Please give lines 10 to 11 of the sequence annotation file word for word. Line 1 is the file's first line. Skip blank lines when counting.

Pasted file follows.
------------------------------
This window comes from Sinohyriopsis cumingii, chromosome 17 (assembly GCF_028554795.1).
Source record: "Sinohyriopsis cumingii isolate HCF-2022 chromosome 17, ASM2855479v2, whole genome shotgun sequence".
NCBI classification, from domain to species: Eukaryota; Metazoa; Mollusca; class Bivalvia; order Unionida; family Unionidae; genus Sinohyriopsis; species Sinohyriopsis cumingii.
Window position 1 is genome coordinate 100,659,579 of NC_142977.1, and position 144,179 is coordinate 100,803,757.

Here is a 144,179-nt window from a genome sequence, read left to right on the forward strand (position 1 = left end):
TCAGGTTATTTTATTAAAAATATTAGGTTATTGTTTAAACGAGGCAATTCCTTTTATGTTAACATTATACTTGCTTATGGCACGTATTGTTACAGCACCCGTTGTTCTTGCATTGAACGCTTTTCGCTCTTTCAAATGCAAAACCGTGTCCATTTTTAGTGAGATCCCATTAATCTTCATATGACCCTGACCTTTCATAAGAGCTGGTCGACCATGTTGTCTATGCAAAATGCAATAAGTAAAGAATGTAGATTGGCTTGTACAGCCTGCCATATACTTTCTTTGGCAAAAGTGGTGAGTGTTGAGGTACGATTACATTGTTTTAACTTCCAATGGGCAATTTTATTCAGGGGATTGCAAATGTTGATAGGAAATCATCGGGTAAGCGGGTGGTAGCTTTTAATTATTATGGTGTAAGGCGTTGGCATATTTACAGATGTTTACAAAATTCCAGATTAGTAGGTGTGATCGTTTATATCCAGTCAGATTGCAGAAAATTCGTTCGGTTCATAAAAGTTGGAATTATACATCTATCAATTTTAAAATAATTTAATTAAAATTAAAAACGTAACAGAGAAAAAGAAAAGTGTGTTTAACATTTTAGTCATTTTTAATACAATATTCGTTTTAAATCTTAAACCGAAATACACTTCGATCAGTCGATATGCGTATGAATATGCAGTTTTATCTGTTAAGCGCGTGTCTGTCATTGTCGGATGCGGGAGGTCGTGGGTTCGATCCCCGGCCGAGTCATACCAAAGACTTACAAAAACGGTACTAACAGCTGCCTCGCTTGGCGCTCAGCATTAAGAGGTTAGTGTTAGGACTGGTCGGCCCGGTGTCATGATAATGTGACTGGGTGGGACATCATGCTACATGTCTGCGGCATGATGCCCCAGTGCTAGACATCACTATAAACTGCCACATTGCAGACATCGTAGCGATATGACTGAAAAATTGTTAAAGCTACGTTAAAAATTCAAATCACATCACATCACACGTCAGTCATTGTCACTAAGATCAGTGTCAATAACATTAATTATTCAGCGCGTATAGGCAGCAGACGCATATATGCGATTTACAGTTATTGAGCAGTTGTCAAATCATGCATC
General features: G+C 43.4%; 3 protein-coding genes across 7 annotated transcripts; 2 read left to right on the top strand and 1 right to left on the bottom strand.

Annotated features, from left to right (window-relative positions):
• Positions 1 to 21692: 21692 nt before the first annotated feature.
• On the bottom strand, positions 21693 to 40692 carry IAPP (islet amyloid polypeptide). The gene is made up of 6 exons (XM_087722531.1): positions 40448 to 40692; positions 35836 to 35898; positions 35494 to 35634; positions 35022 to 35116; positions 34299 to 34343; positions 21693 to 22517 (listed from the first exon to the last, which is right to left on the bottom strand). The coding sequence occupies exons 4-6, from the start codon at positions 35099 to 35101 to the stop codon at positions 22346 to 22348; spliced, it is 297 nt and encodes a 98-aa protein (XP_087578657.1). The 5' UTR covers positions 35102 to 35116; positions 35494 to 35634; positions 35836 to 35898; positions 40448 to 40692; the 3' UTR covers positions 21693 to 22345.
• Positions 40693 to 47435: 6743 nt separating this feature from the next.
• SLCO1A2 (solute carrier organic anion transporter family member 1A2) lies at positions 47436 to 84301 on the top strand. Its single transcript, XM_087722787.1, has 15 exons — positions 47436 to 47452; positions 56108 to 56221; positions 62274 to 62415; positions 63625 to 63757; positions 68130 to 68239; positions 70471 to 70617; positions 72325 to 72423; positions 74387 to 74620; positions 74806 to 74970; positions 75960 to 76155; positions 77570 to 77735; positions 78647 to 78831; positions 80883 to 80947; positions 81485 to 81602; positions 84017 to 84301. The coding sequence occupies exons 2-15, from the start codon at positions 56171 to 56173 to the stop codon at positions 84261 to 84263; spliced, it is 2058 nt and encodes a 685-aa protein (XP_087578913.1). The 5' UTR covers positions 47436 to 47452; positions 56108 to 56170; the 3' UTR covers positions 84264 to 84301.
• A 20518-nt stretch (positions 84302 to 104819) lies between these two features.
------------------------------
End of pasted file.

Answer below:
• On the bottom strand, positions 21693 to 40692 carry IAPP (islet amyloid polypeptide). The gene is made up of 6 exons (XM_087722531.1): positions 40448 to 40692; positions 35836 to 35898; positions 35494 to 35634; positions 35022 to 35116; positions 34299 to 34343; positions 21693 to 22517 (listed from the first exon to the last, which is right to left on the bottom strand). The coding sequence occupies exons 4-6, from the start codon at positions 35099 to 35101 to the stop codon at positions 22346 to 22348; spliced, it is 297 nt and encodes a 98-aa protein (XP_087578657.1). The 5' UTR covers positions 35102 to 35116; positions 35494 to 35634; positions 35836 to 35898; positions 40448 to 40692; the 3' UTR covers positions 21693 to 22345.
• Positions 40693 to 47435: 6743 nt separating this feature from the next.